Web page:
About Apache Tracker
Apache Tracker is a resource about survival, being a Physical and Spiritual warrior, and oneness with nature or "the spirit that moves in all things." I named this site in honor of the Apache. The Apache was the ultimate, survivor, warrior, guerrilla fighter, and lived in tune with his surroundings, on a spiritual and physical level. However you will find many other topics of interest on this site. Tracking is a mind set and awareness that goes beyond the physical to all levels, including the spiritual.
About the Author
About the Author
Roger Thunderhands Gilbert is an accomplished writer, musician, and artist. In his lifetime, he has done many things. These would include aviation, the martial arts, and a life long study of spiritual and tribal ritual. In the martial arts, his study has included three disciplines, Aikido, Kung Fu San Soo, and Tai Chi. He also worked with the Special Forces in a training capacity. In the field of aviation, he obtained his private, commercial, and instrument ratings as a pilot, with multi-engine, and flight instructor qualifications. He learned tracking as a boy and has worked with the sheriff’s search and rescue in that capacity. His spiritual knowledge includes in-depth study, and personal experience, with many shamanistic and esoteric practices. He is a practitioner of Kriya yoga, Kundalini yoga, Tantrika, and Chinese inner alchemy. In addition, he received his certificate in acupressure and uses several modalities for healing. He considers himself an authority on the Biblical teachings of Yeshua or Jesus, but considers himself spiritual, not religious. And last but not least, he has done an exhaustive study and been an activist of North American Native tribes and ritual. His own roots are of Métis descent, and his spirituality is universal.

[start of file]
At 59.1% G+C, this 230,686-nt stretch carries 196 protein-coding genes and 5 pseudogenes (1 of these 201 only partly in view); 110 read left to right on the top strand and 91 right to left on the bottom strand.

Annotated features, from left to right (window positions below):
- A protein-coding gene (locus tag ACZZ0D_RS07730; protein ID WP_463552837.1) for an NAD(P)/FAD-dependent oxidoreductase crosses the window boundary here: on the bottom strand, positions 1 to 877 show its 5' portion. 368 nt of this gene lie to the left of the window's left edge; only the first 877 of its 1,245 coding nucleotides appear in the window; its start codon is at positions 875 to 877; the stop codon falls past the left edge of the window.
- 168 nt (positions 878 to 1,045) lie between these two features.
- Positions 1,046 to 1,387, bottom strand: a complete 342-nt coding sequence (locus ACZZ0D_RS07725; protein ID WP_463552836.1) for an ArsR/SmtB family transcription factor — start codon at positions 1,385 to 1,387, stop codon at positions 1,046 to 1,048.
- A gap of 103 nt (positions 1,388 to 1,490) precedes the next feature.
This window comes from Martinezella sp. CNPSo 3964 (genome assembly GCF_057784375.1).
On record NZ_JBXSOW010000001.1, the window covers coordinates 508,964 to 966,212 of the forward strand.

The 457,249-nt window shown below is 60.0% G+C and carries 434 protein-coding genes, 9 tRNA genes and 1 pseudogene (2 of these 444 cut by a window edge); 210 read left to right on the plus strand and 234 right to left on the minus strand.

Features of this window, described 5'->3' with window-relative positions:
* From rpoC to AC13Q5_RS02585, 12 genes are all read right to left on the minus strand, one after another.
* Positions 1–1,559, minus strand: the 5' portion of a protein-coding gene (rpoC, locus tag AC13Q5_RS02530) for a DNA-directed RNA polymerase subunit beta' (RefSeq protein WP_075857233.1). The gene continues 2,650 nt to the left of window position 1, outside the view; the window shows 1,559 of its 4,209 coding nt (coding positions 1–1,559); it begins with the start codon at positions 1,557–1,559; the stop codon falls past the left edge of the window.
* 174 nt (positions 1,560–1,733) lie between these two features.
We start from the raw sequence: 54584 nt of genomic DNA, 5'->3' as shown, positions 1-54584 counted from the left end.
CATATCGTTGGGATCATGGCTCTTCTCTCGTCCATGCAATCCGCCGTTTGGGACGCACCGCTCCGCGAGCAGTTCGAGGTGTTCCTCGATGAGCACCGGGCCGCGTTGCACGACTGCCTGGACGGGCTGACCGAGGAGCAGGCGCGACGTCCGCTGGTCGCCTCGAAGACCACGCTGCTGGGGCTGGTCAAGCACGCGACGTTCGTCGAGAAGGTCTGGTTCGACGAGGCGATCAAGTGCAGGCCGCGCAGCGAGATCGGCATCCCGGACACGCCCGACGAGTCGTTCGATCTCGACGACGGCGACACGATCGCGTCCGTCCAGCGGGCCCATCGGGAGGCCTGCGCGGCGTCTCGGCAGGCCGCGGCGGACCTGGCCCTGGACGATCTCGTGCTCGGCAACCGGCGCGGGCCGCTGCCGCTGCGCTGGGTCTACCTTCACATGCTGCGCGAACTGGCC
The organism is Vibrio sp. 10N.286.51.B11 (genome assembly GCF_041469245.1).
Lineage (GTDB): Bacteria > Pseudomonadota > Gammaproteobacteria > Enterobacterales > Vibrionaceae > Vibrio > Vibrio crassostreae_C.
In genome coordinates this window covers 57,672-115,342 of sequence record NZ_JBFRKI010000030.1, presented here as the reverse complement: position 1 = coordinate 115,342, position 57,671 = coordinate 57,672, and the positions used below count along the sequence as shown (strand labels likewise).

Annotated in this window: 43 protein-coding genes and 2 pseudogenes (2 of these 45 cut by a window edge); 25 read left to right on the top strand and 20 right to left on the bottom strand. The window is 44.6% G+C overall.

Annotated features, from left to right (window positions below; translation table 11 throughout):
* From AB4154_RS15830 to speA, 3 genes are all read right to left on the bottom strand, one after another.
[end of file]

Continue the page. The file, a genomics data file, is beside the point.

The Apache Part 2
They exchanged buffalo hides, tallow and meat, bones that could be worked into needles and scrapers for hides, and salt from the desert with the Pueblos for pottery, cotton, blankets, turquoise, corn and other goods. But at times they simply saw what they wanted and took it. They became known among the Pueblo villages by another name, Apachu, "the enemy".
The Apache's guerrilla war tactics came naturally and were unsurpassed. The name Apache struck fear into the hearts of Pueblo tribes, and in later years the Spanish, Mexican, and Anglo-American settlers, which they raided for food, and livestock.
The Apache and the Pueblos managed to maintain generally peaceful relations. But the arrival of the Spaniards changed everything. A source of friction was the activity of Spanish slave traders, who hunted down captives to serve as labor in the silver mines of Chihuahua in northern Mexico. The Apache, in turn, raided Spanish settlements to seize cattle, horses, firearms, and captives of their own.
The prowess of the Apache in battle became legend. It was said that an Apache warrior could run 50 miles without stopping and travel more swiftly than a troop of mounted soldiers.
In the late 1800's, one U.S. Army general who had fought them meant it as a grudging compliment when he described the Apache as "tigers of the human species."